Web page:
illuminate skin and hair.
even aid in killing bacteria — all while keeping you
smelling like the tropics.
oil, that goopy saturated fat, is having its moment in the
thought used to consider coconut oil unhealthy; now that
research is proving otherwise, people are increasingly
interested in reaping its benefits. For starters, coconut oil
fats contain metabolism-boosting medium chain triglycerides (MCTs)
and lauric acid, which has antimicrobial effects and may be
able to increase good (HDL) cholesterol in the blood,
according to recent studies published by the National
Institutes of Health.
of Ayurveda, the ancient Indian tradition of medicine, are
particularly familiar with the effects of coconut oil.
has been part of Indian food and culture for thousands of
years and has a natural affinity to heal the body," says
Jay Apte, a doctor of Ayurveda, which focuses on diet and
balanced lifestyle to heal the body.
now that Dr. Oz and Deepak Chopra talk about it, more people
are listening," says Apte, who holds a master’s degree
in pharmacology and sees patients at her Ayurveda and
Panchakarma Center in Mountain View, Calif.
National Institutes of Health studies should prompt more
discussion in Western medical circles. One, released in
December, shows that virgin coconut oil could help control
cases of the stubborn Clostridium difficile, an
antibiotic-resistant diarrhea usually acquired in a hospital.
Another pilot study, published this year in the Journal of
Alzheimer’s Disease, looked at coconut oil’s potential to
remove amyloid plaques that build up in the brain, causing
damage to neural pathways.
until a randomized, double-blind clinical trial is conducted,
it is not possible to know whether coconut oil has any
beneficial effect in battling Alzheimer’s disease.
Wallingford Homes, of Alamo, Calif., wasn’t looking for a
cure-all, just a way to brighten her complexion. A few years
ago, she mustered up the courage to ask her Guatemalan house
cleaner how she managed to look "so beautifully
answer? Coconut oil. Homes had a tub of the stuff under her
bathroom sink, so she dug her fingers into it and thought,
"This can’t be right." Several tubs and dozens of
compliments later, she is a convert.
put it in my smoothies to give me a boost," says Homes,
now 59. "I put it on toast instead of butter. I fry food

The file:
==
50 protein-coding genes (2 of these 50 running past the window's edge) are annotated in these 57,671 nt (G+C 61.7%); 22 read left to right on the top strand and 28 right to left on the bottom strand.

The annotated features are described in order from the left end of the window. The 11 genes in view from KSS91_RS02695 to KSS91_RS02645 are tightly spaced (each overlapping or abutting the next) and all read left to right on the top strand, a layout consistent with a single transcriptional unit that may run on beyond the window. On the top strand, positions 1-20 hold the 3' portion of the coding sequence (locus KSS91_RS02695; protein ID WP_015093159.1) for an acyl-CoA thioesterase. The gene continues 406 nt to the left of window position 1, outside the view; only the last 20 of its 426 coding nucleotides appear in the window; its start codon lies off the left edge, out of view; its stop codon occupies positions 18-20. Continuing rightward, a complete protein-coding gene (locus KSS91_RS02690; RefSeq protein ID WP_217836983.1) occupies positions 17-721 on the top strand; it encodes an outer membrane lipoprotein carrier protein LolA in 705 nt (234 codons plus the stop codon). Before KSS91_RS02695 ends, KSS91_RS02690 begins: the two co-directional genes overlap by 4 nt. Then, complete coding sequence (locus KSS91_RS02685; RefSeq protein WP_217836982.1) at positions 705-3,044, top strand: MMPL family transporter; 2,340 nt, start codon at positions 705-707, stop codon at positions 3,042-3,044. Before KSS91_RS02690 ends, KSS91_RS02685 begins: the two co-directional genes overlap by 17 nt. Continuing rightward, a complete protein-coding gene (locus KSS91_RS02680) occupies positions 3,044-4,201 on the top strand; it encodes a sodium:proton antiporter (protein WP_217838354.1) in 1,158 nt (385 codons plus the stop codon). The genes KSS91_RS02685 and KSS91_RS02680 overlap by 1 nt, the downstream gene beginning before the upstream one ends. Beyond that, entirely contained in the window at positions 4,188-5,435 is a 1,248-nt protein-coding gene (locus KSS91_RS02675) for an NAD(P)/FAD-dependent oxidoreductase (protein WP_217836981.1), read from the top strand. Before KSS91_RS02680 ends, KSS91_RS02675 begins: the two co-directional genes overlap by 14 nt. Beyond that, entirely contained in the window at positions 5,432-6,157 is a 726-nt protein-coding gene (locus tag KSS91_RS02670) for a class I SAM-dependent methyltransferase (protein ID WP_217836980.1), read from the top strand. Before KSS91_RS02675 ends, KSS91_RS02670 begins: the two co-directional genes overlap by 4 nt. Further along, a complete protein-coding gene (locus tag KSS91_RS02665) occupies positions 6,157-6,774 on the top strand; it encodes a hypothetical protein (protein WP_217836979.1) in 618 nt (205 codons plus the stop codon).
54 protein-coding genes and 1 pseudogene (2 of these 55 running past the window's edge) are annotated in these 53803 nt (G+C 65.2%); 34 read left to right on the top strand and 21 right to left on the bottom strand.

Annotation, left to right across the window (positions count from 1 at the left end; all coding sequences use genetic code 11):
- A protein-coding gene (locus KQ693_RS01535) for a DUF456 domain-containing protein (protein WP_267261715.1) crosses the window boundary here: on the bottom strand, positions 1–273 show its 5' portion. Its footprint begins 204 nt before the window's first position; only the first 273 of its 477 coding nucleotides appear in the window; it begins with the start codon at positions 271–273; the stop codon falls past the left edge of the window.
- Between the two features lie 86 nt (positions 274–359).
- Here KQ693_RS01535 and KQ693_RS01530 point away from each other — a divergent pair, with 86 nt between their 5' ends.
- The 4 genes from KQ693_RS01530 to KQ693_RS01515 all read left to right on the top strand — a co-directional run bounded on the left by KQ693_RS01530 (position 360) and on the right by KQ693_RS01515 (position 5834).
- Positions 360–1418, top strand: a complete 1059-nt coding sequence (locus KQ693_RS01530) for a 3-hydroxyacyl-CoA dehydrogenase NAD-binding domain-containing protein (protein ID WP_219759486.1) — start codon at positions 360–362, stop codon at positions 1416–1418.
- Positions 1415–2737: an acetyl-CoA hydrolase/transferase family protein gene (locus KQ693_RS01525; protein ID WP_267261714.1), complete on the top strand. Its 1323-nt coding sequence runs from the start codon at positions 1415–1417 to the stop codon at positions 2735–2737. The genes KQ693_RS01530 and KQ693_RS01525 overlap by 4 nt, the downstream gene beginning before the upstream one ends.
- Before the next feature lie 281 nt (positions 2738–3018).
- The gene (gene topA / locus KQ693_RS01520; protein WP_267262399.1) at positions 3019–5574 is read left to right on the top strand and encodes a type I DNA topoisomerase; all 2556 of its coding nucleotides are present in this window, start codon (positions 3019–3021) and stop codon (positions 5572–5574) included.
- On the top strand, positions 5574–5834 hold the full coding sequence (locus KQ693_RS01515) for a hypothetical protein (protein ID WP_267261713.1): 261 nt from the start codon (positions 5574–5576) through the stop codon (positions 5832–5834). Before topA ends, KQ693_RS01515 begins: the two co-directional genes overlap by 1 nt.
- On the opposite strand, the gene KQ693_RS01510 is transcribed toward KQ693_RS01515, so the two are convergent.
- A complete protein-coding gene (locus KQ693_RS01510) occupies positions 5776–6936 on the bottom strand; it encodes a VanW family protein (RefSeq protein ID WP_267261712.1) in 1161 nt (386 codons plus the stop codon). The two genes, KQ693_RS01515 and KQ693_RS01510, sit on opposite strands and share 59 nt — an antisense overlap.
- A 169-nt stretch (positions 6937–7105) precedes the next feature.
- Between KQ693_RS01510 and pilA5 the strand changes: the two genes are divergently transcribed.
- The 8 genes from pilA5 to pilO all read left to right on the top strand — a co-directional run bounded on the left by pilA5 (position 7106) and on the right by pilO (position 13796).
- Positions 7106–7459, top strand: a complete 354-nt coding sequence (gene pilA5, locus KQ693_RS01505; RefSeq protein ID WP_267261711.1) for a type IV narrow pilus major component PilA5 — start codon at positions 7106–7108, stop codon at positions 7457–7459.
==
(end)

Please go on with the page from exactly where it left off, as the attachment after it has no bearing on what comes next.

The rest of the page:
in it. I use it all over my body to seal in moisture right
after the shower. I think it’s given me radiance."
dermatologist Janet H. Prystowsky recommends coconut oil as a
makeup remover and cites a study published in the
November-December 2008 edition of the journal Dermatitis that
shows its effect on healing dermatitis.
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who have dermatitis are prone to picking up skin infections,
and because lauric acid has some antiseptic and antiviral
properties, it (coconut oil) could potentially help them avoid
that," she says. Same goes for dandruff.
is often the result of yeast organisms that love growing in
the scalp, so if you can minimize the presence of that
organism (with coconut oil), you might notice your scalp is
less itchy," she says.
intrigues the New York-based dermatologist most about coconut
oil is its potential benefits to the hair. She cited a study
published in the March-April 2003 edition of the Journal of
Cosmetic Science that examined damaged hair pretreated with
mineral oil and coconut oil. It found that the strands coated
with coconut oil had a decrease in protein loss.
think, anecdotally, it can help dry, coarse or curly hair,
too," she says.
hearing similar anecdotal chatter about "oil
pulling," the ancient practice of swishing oil in the
mouth, Pleasant Hill chiropractic nutritionist Gary Yaeger
started researching and experimenting with coconut oil
morning, he and his wife, a dental hygienist, chew up one
tablespoon of the oil and swish it in their mouths for 20
minutes. The benefits? They are numerous, he says, but depend
on the person and their health, says Yaeger, who has been in
practice for 20 years.
may notice teeth whitening and the antimicrobial element could
help them get rid of chronic bad breath," he says.
"It has for me."
Yaeger — and the American Dental Association, for that
matter — say that oil pulling is not a replacement for
flossing and brushing teeth. "If someone has a dental
issue, I will send them straight to a dentist, because we want
to get that looked at right away," he says.
the Ayurveda expert, recommends oil pulling — though usually
with sesame oil, since it is high in calcium — to heal mouth
sores, clean the tongue, and kill bacteria. "Practicing
it daily can also have a calming effect on the mind," she
Vandana Bali, of San Francisco, started oil pulling a year ago
— she sets her timer and swishes while preparing her tea and
breakfast — she says she is more alert in the mornings.
Also, she no longer wakes up congested. Then — her teeth.
went to my dentist this past August and didn’t say anything
about the pulling," says Bali, 45. "The first thing
she said to me was, ‘OK, what are you doing? Your gums are
pink. Your teeth are white. Your mouth looks super healthy.’
admits that she’s always had "good teeth" and that
using coconut oil has been part of a larger, total
transformation in her health and lifestyle.
became a vegetarian and practice yoga and don’t drink
alcohol or caffeine anymore," she says. "I think all
of these things, in addition to using coconut oil, allow me to
be in balance."